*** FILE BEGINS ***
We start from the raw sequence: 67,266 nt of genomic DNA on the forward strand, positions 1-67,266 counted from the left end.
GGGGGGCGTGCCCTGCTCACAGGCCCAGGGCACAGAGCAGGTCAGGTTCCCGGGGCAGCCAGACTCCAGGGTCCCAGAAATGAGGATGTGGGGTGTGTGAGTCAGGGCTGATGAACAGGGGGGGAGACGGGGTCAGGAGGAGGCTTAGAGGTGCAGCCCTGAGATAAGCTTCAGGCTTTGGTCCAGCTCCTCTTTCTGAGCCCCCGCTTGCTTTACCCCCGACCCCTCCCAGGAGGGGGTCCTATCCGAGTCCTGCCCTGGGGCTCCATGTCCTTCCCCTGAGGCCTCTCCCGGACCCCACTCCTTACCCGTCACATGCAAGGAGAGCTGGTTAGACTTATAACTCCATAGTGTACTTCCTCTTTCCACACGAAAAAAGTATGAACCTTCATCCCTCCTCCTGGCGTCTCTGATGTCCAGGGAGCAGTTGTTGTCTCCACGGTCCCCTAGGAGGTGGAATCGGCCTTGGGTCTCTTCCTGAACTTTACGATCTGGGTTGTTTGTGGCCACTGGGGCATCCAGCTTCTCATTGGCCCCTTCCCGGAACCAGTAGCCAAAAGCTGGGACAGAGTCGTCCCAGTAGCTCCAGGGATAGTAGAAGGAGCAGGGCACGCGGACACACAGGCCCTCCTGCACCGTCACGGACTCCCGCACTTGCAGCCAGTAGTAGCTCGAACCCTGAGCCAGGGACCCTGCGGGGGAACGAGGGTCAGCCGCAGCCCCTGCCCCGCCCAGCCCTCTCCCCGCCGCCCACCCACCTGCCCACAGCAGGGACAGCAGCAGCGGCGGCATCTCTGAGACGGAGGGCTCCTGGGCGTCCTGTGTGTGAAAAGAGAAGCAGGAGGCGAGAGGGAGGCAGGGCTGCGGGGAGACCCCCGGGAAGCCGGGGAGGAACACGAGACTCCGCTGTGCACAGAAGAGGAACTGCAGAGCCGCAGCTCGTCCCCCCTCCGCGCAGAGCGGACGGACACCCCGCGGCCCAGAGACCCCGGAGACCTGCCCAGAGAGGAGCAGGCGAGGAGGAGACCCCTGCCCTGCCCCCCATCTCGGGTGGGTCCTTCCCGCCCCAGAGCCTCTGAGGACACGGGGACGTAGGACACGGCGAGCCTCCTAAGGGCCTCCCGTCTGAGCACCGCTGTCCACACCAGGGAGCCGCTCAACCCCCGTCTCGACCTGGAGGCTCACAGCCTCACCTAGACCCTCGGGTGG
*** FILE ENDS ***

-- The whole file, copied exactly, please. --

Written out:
We start from the raw sequence: 67,266 nt of genomic DNA on the forward strand, positions 1-67,266 counted from the left end.
GGGGGGCGTGCCCTGCTCACAGGCCCAGGGCACAGAGCAGGTCAGGTTCCCGGGGCAGCCAGACTCCAGGGTCCCAGAAATGAGGATGTGGGGTGTGTGAGTCAGGGCTGATGAACAGGGGGGGAGACGGGGTCAGGAGGAGGCTTAGAGGTGCAGCCCTGAGATAAGCTTCAGGCTTTGGTCCAGCTCCTCTTTCTGAGCCCCCGCTTGCTTTACCCCCGACCCCTCCCAGGAGGGGGTCCTATCCGAGTCCTGCCCTGGGGCTCCATGTCCTTCCCCTGAGGCCTCTCCCGGACCCCACTCCTTACCCGTCACATGCAAGGAGAGCTGGTTAGACTTATAACTCCATAGTGTACTTCCTCTTTCCACACGAAAAAAGTATGAACCTTCATCCCTCCTCCTGGCGTCTCTGATGTCCAGGGAGCAGTTGTTGTCTCCACGGTCCCCTAGGAGGTGGAATCGGCCTTGGGTCTCTTCCTGAACTTTACGATCTGGGTTGTTTGTGGCCACTGGGGCATCCAGCTTCTCATTGGCCCCTTCCCGGAACCAGTAGCCAAAAGCTGGGACAGAGTCGTCCCAGTAGCTCCAGGGATAGTAGAAGGAGCAGGGCACGCGGACACACAGGCCCTCCTGCACCGTCACGGACTCCCGCACTTGCAGCCAGTAGTAGCTCGAACCCTGAGCCAGGGACCCTGCGGGGGAACGAGGGTCAGCCGCAGCCCCTGCCCCGCCCAGCCCTCTCCCCGCCGCCCACCCACCTGCCCACAGCAGGGACAGCAGCAGCGGCGGCATCTCTGAGACGGAGGGCTCCTGGGCGTCCTGTGTGTGAAAAGAGAAGCAGGAGGCGAGAGGGAGGCAGGGCTGCGGGGAGACCCCCGGGAAGCCGGGGAGGAACACGAGACTCCGCTGTGCACAGAAGAGGAACTGCAGAGCCGCAGCTCGTCCCCCCTCCGCGCAGAGCGGACGGACACCCCGCGGCCCAGAGACCCCGGAGACCTGCCCAGAGAGGAGCAGGCGAGGAGGAGACCCCTGCCCTGCCCCCCATCTCGGGTGGGTCCTTCCCGCCCCAGAGCCTCTGAGGACACGGGGACGTAGGACACGGCGAGCCTCCTAAGGGCCTCCCGTCTGAGCACCGCTGTCCACACCAGGGAGCCGCTCAACCCCCGTCTCGACCTGGAGGCTCACAGCCTCACCTAGACCCTCGGGTGG